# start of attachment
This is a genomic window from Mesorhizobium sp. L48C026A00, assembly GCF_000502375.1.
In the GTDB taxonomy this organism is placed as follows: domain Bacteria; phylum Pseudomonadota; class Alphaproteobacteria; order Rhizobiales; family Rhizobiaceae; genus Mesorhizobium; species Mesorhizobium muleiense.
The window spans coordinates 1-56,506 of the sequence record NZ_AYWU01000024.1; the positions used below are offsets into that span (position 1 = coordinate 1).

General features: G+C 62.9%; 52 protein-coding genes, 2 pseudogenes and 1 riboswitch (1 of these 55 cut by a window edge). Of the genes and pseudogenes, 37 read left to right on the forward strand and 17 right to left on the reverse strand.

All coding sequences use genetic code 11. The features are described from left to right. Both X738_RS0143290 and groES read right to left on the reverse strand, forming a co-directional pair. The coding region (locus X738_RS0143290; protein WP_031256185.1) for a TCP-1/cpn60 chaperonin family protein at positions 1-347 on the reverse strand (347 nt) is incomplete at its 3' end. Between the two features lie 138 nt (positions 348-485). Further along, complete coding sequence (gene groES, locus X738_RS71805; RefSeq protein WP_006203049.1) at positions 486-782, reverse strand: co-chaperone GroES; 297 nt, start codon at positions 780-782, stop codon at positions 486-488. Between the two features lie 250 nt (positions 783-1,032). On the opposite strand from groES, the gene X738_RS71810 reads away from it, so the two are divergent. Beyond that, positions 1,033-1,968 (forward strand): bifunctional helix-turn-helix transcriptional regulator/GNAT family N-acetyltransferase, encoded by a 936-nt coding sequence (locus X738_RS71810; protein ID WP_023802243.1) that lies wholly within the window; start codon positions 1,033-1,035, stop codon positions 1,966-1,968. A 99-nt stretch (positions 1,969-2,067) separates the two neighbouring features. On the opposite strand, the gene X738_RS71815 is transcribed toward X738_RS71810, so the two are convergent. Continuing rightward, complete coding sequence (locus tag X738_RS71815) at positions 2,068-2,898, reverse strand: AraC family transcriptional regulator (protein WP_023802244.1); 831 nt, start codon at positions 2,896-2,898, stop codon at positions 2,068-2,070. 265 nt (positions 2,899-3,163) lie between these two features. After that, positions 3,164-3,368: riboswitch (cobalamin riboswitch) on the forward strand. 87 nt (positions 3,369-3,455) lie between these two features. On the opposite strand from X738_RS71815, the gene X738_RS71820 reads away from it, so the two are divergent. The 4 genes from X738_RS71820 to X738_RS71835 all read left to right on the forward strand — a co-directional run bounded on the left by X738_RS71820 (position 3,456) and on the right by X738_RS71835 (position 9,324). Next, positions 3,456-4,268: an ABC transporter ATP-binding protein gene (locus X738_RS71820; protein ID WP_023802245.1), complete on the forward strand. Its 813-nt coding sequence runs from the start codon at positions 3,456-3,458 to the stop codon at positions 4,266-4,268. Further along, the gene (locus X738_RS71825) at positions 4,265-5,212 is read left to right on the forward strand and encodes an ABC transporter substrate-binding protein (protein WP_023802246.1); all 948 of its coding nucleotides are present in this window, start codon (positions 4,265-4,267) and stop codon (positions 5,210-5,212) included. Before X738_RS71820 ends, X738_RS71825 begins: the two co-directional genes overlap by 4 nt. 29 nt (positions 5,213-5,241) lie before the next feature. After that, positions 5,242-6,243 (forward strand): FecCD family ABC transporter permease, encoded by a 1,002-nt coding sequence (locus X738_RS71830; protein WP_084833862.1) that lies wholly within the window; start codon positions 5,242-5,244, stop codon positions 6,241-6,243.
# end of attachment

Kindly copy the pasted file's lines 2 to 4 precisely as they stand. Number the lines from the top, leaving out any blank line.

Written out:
In the GTDB taxonomy this organism is placed as follows: domain Bacteria; phylum Pseudomonadota; class Alphaproteobacteria; order Rhizobiales; family Rhizobiaceae; genus Mesorhizobium; species Mesorhizobium muleiense.
The window spans coordinates 1-56,506 of the sequence record NZ_AYWU01000024.1; the positions used below are offsets into that span (position 1 = coordinate 1).

General features: G+C 62.9%; 52 protein-coding genes, 2 pseudogenes and 1 riboswitch (1 of these 55 cut by a window edge). Of the genes and pseudogenes, 37 read left to right on the forward strand and 17 right to left on the reverse strand.